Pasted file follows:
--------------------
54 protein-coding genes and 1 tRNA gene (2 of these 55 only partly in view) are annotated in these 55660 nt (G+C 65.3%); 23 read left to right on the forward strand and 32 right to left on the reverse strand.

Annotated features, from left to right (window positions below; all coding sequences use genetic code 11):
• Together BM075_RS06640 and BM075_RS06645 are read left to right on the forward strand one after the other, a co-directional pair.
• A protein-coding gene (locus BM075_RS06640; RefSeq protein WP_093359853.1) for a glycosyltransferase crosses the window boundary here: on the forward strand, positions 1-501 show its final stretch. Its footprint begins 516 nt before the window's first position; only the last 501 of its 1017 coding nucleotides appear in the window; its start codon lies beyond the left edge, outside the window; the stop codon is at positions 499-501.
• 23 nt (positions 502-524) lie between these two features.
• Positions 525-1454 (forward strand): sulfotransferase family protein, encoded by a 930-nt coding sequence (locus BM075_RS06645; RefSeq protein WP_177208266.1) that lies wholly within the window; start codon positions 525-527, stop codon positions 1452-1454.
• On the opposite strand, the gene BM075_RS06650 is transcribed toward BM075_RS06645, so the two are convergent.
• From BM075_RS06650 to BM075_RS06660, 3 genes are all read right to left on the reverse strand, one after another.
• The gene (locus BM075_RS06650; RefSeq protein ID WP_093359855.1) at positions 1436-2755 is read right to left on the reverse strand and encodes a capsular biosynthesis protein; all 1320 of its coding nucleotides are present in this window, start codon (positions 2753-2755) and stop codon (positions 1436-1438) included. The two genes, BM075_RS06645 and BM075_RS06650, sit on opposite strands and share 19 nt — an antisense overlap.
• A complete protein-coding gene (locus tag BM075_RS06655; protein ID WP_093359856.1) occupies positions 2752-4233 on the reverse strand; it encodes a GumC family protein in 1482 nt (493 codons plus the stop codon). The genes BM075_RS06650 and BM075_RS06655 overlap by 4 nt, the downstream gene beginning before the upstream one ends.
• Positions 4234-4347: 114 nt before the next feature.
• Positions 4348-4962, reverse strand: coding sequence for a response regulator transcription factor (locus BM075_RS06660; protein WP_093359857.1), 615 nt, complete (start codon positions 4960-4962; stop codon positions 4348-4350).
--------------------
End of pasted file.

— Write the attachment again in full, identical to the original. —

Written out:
54 protein-coding genes and 1 tRNA gene (2 of these 55 only partly in view) are annotated in these 55660 nt (G+C 65.3%); 23 read left to right on the forward strand and 32 right to left on the reverse strand.

Annotated features, from left to right (window positions below; all coding sequences use genetic code 11):
• Together BM075_RS06640 and BM075_RS06645 are read left to right on the forward strand one after the other, a co-directional pair.
• A protein-coding gene (locus BM075_RS06640; RefSeq protein WP_093359853.1) for a glycosyltransferase crosses the window boundary here: on the forward strand, positions 1-501 show its final stretch. Its footprint begins 516 nt before the window's first position; only the last 501 of its 1017 coding nucleotides appear in the window; its start codon lies beyond the left edge, outside the window; the stop codon is at positions 499-501.
• 23 nt (positions 502-524) lie between these two features.
• Positions 525-1454 (forward strand): sulfotransferase family protein, encoded by a 930-nt coding sequence (locus BM075_RS06645; RefSeq protein WP_177208266.1) that lies wholly within the window; start codon positions 525-527, stop codon positions 1452-1454.
• On the opposite strand, the gene BM075_RS06650 is transcribed toward BM075_RS06645, so the two are convergent.
• From BM075_RS06650 to BM075_RS06660, 3 genes are all read right to left on the reverse strand, one after another.
• The gene (locus BM075_RS06650; RefSeq protein ID WP_093359855.1) at positions 1436-2755 is read right to left on the reverse strand and encodes a capsular biosynthesis protein; all 1320 of its coding nucleotides are present in this window, start codon (positions 2753-2755) and stop codon (positions 1436-1438) included. The two genes, BM075_RS06645 and BM075_RS06650, sit on opposite strands and share 19 nt — an antisense overlap.
• A complete protein-coding gene (locus tag BM075_RS06655; protein ID WP_093359856.1) occupies positions 2752-4233 on the reverse strand; it encodes a GumC family protein in 1482 nt (493 codons plus the stop codon). The genes BM075_RS06650 and BM075_RS06655 overlap by 4 nt, the downstream gene beginning before the upstream one ends.
• Positions 4234-4347: 114 nt before the next feature.
• Positions 4348-4962, reverse strand: coding sequence for a response regulator transcription factor (locus BM075_RS06660; protein WP_093359857.1), 615 nt, complete (start codon positions 4960-4962; stop codon positions 4348-4350).